Miembros de Al Qaeda quisieron comprar bomba atómica a la mafia rusa

A MEMBER of a British Muslim terror cell tried to buy a nuclear bomb from the Russian mafia, it was claimed today.
The seven-man gang, all from London and the South-East, also considered blowing up the Bluewater shopping centre with conventional explosives, it is alleged.
One of them boasted: «A little explosion at Bluewater, tomorrow if you want.
I don’t know how big it would be, we haven’t tested it, but we could tomorrow – do one tomorrow.»
The seven deny conspiring between January 2003 and March 2004 to «cause by explosive substances, an explosion or explosions of a nature likely to endanger life».
Police caught three of them with 1,200lb of fertiliser which can be used to make bombs at a storage depot in Hanwell, west London, in 2004, the Old Bailey heard.
Another potential target was customers at «the biggest nightclub» in central London which was not named in court.
Their justification for this was that «no one can put their hands up and say they are innocent – those slags dancing around».
Other bombs could be aimed at destroying gas, water or electricity supplies across the country, the court heard.
Officers in MI5, Special Branch and Scotland Yard’s Anti-Terrorist Squad bugged the suspects in a massive surveillance operation.
The police swooped in March 2004 when plans were moving towards a «final phase», said David Waters prosecuting.
The jury heard how one of the defendants, Salahuddin Amin, had been approached by a man called Abu Munthir, whom he had met at a mosque in Luton, to contact a man about a nuclear device.
Amin was involved in discussions in Pakistan to buy a nuclear bomb in 2001, the court heard. Mr Waters, QC, said: «An indication as to the trust imposed in Amin and his position in the Pakistani end of the organisation is perhaps gained from the passing of information to him in relation to a radioisotope bomb.»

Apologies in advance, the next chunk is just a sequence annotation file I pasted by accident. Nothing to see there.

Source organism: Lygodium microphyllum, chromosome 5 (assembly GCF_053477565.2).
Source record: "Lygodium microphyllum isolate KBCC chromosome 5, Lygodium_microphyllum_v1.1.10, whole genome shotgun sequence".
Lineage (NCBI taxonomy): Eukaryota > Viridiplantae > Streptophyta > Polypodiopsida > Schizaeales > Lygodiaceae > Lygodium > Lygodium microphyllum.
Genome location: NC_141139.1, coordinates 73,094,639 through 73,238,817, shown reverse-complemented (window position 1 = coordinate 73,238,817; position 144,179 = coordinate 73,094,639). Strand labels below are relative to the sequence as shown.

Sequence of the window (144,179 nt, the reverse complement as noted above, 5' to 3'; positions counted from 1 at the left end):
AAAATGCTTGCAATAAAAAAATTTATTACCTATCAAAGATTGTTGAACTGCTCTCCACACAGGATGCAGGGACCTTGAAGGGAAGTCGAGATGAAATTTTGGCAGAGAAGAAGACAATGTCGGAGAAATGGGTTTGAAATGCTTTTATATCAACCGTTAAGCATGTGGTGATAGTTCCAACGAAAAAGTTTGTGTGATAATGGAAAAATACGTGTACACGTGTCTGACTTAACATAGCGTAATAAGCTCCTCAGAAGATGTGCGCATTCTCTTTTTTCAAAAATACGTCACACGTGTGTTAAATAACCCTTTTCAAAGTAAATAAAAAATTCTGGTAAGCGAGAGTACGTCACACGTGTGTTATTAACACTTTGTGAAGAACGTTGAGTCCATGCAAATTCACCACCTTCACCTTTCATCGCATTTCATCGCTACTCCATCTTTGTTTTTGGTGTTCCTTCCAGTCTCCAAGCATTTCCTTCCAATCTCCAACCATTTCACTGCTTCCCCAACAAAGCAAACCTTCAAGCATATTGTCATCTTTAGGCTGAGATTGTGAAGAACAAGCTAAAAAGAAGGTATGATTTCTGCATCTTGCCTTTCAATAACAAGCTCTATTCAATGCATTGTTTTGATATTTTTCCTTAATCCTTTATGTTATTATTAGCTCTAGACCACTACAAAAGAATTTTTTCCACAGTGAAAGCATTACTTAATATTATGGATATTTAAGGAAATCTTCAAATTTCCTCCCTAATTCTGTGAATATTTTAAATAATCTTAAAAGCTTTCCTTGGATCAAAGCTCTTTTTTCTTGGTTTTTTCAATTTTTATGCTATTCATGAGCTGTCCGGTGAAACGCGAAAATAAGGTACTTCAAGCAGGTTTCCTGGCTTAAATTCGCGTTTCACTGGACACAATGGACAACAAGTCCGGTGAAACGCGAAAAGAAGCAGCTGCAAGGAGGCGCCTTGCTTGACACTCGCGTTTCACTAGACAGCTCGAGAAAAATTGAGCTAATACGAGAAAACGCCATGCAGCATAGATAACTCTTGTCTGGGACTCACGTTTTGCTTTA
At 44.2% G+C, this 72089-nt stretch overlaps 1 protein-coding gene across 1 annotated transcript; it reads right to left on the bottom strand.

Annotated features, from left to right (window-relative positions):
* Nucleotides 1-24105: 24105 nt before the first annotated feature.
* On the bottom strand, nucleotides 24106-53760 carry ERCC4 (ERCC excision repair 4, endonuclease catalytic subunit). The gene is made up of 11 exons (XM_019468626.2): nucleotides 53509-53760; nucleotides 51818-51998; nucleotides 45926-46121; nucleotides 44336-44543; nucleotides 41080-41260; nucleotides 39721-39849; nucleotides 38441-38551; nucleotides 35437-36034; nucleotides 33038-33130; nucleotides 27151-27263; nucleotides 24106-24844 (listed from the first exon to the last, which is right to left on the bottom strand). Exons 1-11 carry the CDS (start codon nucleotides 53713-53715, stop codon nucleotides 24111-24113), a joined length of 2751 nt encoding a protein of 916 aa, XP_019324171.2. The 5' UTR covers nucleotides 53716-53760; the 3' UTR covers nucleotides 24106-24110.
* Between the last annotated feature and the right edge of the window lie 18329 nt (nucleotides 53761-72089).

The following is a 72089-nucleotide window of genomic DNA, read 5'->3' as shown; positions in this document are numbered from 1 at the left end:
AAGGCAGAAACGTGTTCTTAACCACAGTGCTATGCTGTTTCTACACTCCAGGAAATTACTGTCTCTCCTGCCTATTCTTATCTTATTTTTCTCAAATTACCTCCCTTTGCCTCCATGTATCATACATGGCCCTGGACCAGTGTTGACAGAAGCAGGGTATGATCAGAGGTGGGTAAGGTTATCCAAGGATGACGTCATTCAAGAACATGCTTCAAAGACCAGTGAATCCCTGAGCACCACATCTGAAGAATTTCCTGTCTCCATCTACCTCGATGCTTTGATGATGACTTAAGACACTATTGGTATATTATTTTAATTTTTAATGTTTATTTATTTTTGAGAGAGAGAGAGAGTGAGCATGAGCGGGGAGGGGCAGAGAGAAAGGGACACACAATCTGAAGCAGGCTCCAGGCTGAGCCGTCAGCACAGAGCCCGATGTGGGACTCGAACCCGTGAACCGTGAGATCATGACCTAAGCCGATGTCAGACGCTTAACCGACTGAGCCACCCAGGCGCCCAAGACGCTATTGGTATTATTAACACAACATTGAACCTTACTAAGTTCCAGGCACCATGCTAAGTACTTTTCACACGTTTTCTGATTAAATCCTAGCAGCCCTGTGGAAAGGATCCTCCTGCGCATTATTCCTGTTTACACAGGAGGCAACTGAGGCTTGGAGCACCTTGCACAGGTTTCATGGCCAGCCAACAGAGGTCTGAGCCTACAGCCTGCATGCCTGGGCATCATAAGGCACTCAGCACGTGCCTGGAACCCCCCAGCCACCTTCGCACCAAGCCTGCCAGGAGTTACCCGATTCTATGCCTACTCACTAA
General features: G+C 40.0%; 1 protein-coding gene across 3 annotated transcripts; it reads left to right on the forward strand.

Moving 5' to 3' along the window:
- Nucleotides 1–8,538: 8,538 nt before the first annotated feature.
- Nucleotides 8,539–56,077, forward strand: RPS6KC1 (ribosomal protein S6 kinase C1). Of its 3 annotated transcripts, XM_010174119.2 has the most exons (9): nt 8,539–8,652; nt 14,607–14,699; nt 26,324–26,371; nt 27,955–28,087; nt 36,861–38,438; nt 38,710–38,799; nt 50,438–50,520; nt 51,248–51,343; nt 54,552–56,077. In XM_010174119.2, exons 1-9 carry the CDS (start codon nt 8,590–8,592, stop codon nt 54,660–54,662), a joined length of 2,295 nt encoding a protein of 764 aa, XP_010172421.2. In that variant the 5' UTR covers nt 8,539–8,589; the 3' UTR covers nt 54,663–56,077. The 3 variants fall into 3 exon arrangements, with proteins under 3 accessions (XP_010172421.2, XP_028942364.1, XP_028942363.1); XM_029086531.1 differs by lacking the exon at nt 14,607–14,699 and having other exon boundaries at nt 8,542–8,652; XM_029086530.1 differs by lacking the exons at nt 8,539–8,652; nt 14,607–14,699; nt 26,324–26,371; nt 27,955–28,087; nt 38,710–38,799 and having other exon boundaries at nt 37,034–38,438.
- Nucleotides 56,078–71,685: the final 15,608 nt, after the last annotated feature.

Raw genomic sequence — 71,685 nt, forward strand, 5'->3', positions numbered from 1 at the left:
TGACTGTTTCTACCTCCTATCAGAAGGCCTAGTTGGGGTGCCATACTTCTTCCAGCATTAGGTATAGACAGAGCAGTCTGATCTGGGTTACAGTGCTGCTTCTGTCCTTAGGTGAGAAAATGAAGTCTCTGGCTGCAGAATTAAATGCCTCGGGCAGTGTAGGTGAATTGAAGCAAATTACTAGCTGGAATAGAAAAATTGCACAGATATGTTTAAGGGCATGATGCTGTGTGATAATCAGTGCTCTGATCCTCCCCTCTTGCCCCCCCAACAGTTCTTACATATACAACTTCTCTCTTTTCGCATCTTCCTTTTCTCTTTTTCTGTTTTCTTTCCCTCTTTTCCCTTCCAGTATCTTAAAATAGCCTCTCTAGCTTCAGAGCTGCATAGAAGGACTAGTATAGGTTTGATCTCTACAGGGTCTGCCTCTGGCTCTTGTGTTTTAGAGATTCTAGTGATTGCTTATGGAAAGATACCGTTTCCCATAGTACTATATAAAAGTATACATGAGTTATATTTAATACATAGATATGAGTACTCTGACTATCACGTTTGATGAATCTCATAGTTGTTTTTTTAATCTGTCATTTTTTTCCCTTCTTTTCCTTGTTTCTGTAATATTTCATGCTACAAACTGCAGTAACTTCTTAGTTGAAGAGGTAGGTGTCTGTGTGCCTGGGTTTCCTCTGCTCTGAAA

Abu Munthir asked Amin to contact a man named Abu Annis on Munthir’s behalf, said Mr Waters, adding: «Amin did so via the internet and Abu Annis said they had made contact with the Russian mafia in Belgium and from the mafia they were trying to buy this bomb.
«Amin told the police in interview that he didn’t believe this could be genuine. In his own words, he didn’t think it was likely ‘that you can go and pick an atomic bomb up and use it’.
«And indeed nothing appears to have come of this.
«However, as I say, it perhaps gives an indication as to Amin’s position in, and his usefulness to, the organisation.» Another defendant, Waheed Mahmood, was employed by a contractor for Transco, which runs the high voltage electricity system in England and Wales and the high pressure gas system in Britain.
He was recorded suggesting a bomb should be planted at Bluewater in Kent the following day, a Saturday. «A little explosion at Bluewater – tomorrow if you want,» he said.
Another defendant, Jawad Akbar, made the remark about «slags dancing round,» said Mr Waters.
The plots involved building a bomb with ammonium nitrate and aluminium powder and using remote radio transmissions to detonate it, the court heard.
Cell members are said to have trained in explosives at a camp in Pakistan and obtained 1,200lb of ammonium nitrate fertiliser for use against UK targets.
Earlier Omar Khyam, the man «at the centre of operations», emailed alleged plotter Mohammed Momin Khawaja in Canada.
They discussed how to make remote detonators. In January 2004 Khawaja – who is awaiting trial in Canada over the plot – emailed that the devices were working and he would come to the UK as soon as possible.
Defendants Khyam, 24, his brother Shujah Mahmood, 19, Waheed Mahmood, 34, and Akbar, 22, are all from Crawley.
With them in the dock are Anthony Garcia, 23, of Ilford, Nabeel Hussain, 20, of Horley, Surrey, and Amin, 31, from Luton.
All seven deny conspiring to cause explosions.
Khyam, Garcia and Hussain have also pleaded not guilty to a charge under the Terrorism Act of possessing an article for terrorism – the 1,200lb of ammonium nitrate fertiliser.
The case continues.
March 22, 2006

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